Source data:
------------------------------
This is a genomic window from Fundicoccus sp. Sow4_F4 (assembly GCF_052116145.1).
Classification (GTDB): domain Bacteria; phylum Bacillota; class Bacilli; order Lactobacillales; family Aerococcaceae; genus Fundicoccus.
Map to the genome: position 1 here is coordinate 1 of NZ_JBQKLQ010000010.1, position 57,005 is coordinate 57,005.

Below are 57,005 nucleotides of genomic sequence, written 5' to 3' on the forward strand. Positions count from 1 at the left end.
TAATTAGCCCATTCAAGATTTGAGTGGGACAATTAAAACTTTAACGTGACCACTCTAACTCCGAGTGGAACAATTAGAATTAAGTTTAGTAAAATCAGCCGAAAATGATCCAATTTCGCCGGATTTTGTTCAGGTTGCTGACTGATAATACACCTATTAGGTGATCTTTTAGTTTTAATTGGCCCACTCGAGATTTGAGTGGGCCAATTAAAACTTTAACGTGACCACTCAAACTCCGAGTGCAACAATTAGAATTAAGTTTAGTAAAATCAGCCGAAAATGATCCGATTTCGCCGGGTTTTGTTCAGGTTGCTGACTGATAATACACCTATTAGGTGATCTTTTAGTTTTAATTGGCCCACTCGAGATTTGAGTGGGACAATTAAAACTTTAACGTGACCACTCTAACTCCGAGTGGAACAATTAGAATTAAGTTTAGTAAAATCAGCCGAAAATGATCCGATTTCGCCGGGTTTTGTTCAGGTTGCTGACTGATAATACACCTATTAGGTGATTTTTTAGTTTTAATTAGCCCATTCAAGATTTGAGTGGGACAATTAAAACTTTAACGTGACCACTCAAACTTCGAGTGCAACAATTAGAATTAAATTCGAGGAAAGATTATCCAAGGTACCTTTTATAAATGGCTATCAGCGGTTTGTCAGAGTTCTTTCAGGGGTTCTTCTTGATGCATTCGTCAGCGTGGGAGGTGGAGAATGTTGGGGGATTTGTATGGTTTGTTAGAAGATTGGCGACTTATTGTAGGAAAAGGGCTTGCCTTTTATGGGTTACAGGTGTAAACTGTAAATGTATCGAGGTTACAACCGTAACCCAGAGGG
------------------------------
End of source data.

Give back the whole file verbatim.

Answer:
This is a genomic window from Fundicoccus sp. Sow4_F4 (assembly GCF_052116145.1).
Classification (GTDB): domain Bacteria; phylum Bacillota; class Bacilli; order Lactobacillales; family Aerococcaceae; genus Fundicoccus.
Map to the genome: position 1 here is coordinate 1 of NZ_JBQKLQ010000010.1, position 57,005 is coordinate 57,005.

Below are 57,005 nucleotides of genomic sequence, written 5' to 3' on the forward strand. Positions count from 1 at the left end.
TAATTAGCCCATTCAAGATTTGAGTGGGACAATTAAAACTTTAACGTGACCACTCTAACTCCGAGTGGAACAATTAGAATTAAGTTTAGTAAAATCAGCCGAAAATGATCCAATTTCGCCGGATTTTGTTCAGGTTGCTGACTGATAATACACCTATTAGGTGATCTTTTAGTTTTAATTGGCCCACTCGAGATTTGAGTGGGCCAATTAAAACTTTAACGTGACCACTCAAACTCCGAGTGCAACAATTAGAATTAAGTTTAGTAAAATCAGCCGAAAATGATCCGATTTCGCCGGGTTTTGTTCAGGTTGCTGACTGATAATACACCTATTAGGTGATCTTTTAGTTTTAATTGGCCCACTCGAGATTTGAGTGGGACAATTAAAACTTTAACGTGACCACTCTAACTCCGAGTGGAACAATTAGAATTAAGTTTAGTAAAATCAGCCGAAAATGATCCGATTTCGCCGGGTTTTGTTCAGGTTGCTGACTGATAATACACCTATTAGGTGATTTTTTAGTTTTAATTAGCCCATTCAAGATTTGAGTGGGACAATTAAAACTTTAACGTGACCACTCAAACTTCGAGTGCAACAATTAGAATTAAATTCGAGGAAAGATTATCCAAGGTACCTTTTATAAATGGCTATCAGCGGTTTGTCAGAGTTCTTTCAGGGGTTCTTCTTGATGCATTCGTCAGCGTGGGAGGTGGAGAATGTTGGGGGATTTGTATGGTTTGTTAGAAGATTGGCGACTTATTGTAGGAAAAGGGCTTGCCTTTTATGGGTTACAGGTGTAAACTGTAAATGTATCGAGGTTACAACCGTAACCCAGAGGG